The predictive approach is, therefore, more appropriate for cost–benefit analysis when considering long-term health effects: the flow of discounted future benefits can be properly compared with the costs of the policy that generates these benefits. Within its limits, the counterfactual approach may, however, provide clear, simple and informative enough results to give an idea of the current magnitude of the public health problem.
The Aphekom project (see box 1) has applied these economic approaches to a traditional HIA quantification by using the best recommended values, including country-specific values for morbidity effects.20 In addition, a non-standard valuation was applied to an innovative quantitative HIA approach that assessed the long-term impact of air pollution exposure on the development of chronic diseases. Based on a review of 150 studies, it computed an average annual disease cost that is a mixture of various costs depending on age, severity of the disease and the probability of occurrence of each disease-related health expenditure.22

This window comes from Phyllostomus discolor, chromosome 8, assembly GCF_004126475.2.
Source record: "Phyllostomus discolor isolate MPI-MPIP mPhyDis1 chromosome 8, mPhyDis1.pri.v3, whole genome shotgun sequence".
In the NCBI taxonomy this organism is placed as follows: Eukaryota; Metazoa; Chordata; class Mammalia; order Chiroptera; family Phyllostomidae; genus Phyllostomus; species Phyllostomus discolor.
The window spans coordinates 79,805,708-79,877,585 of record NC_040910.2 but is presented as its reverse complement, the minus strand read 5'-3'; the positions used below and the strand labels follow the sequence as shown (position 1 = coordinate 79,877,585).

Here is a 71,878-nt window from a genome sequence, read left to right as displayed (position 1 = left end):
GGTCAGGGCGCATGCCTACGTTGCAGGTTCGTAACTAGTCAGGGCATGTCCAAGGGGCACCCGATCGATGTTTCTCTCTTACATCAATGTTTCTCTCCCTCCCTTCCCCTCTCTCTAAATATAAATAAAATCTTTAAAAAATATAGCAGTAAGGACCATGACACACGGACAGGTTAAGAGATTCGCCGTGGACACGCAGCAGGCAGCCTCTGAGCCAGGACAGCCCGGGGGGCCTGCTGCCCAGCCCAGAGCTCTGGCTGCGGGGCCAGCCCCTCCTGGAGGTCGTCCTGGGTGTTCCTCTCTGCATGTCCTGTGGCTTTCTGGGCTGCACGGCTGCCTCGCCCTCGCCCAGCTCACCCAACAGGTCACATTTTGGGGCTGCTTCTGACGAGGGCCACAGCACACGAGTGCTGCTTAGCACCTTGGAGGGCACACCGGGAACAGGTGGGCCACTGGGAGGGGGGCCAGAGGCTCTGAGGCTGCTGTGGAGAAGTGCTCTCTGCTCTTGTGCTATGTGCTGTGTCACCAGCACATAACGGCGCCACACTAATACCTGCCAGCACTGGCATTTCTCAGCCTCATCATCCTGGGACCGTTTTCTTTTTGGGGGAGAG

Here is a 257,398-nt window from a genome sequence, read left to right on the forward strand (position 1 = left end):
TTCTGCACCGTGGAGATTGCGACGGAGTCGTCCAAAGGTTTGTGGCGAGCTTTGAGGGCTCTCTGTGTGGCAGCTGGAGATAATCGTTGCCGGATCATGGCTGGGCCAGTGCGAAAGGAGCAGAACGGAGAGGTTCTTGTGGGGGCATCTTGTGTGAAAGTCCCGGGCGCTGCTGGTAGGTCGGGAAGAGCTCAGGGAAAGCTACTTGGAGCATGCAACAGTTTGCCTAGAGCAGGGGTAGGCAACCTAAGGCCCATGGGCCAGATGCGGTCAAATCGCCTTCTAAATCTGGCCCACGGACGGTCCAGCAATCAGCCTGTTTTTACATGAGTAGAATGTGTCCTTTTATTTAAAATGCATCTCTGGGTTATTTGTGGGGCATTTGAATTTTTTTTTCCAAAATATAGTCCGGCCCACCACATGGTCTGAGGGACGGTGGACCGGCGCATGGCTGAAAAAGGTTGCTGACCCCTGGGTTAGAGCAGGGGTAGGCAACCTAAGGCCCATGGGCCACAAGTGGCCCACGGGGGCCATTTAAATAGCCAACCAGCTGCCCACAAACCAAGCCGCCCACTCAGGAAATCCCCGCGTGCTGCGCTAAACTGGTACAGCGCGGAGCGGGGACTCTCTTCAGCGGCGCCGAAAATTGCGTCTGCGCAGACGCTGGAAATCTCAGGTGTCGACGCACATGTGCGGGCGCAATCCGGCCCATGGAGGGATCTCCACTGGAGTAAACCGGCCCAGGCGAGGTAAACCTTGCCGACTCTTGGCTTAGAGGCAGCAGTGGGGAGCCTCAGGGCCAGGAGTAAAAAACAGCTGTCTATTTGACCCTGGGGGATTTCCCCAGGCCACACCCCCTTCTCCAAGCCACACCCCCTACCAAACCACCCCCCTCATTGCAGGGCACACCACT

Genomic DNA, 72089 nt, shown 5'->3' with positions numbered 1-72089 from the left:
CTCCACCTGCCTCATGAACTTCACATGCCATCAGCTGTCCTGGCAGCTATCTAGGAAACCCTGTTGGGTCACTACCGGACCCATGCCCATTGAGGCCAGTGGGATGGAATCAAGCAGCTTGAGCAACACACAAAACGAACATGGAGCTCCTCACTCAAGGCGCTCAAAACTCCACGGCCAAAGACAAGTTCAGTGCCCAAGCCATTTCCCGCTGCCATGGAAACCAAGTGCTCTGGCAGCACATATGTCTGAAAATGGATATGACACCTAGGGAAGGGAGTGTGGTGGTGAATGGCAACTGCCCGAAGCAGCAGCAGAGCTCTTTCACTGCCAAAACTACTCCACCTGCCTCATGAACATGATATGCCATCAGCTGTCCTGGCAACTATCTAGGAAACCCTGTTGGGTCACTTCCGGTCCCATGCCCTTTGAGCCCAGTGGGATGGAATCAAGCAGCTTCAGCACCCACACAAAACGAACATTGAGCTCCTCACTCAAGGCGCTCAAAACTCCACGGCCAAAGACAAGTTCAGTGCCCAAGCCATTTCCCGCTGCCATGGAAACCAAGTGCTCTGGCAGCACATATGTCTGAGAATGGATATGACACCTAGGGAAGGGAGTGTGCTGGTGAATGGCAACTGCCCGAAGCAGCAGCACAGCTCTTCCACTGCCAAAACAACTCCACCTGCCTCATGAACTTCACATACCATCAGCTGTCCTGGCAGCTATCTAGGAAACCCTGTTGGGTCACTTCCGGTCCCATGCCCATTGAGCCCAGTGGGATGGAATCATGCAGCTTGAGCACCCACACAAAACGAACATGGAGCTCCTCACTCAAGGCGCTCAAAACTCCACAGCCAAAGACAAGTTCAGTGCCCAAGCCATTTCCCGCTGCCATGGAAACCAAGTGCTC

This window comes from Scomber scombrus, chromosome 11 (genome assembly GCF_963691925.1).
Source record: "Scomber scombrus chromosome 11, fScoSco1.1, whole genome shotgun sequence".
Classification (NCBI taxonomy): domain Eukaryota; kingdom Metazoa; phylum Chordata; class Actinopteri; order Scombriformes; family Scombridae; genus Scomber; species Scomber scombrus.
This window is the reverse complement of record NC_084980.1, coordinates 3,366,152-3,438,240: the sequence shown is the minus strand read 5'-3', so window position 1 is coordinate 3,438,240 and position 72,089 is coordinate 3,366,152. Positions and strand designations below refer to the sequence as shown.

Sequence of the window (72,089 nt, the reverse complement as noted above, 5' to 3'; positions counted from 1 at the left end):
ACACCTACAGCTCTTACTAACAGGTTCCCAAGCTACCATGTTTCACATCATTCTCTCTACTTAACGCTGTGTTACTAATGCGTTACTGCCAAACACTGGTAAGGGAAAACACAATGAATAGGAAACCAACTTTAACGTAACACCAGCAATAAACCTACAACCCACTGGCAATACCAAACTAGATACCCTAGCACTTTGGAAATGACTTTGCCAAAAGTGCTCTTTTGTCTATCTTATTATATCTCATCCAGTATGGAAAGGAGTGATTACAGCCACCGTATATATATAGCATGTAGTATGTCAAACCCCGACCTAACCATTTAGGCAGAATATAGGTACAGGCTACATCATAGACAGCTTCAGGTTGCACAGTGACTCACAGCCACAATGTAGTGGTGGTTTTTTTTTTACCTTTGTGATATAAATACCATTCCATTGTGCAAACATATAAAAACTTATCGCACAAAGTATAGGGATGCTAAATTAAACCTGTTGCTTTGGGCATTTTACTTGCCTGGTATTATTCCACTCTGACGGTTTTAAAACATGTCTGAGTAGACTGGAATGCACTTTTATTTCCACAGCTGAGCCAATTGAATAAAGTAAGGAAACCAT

Aphekom: enriching health impact assessment findings
Using standard quantitative methods of HIA, Aphekom (Improving Knowledge and Communication for Decision Making on Air Pollution and Health in Europe) has showed that a decrease to WHO's annual air quality guideline on PM2.5 particles (10 μg/m3) in 25 large European cities could add up to 22 months of life expectancy for persons 30 years of age, depending on the city and its average level of PM2.5. In addition, the monetary health benefits from complying with WHO guidelines would total some €31.5 billion annually, including savings on health expenditures, absenteeism and intangible costs such as wellbeing, life expectancy and quality of life.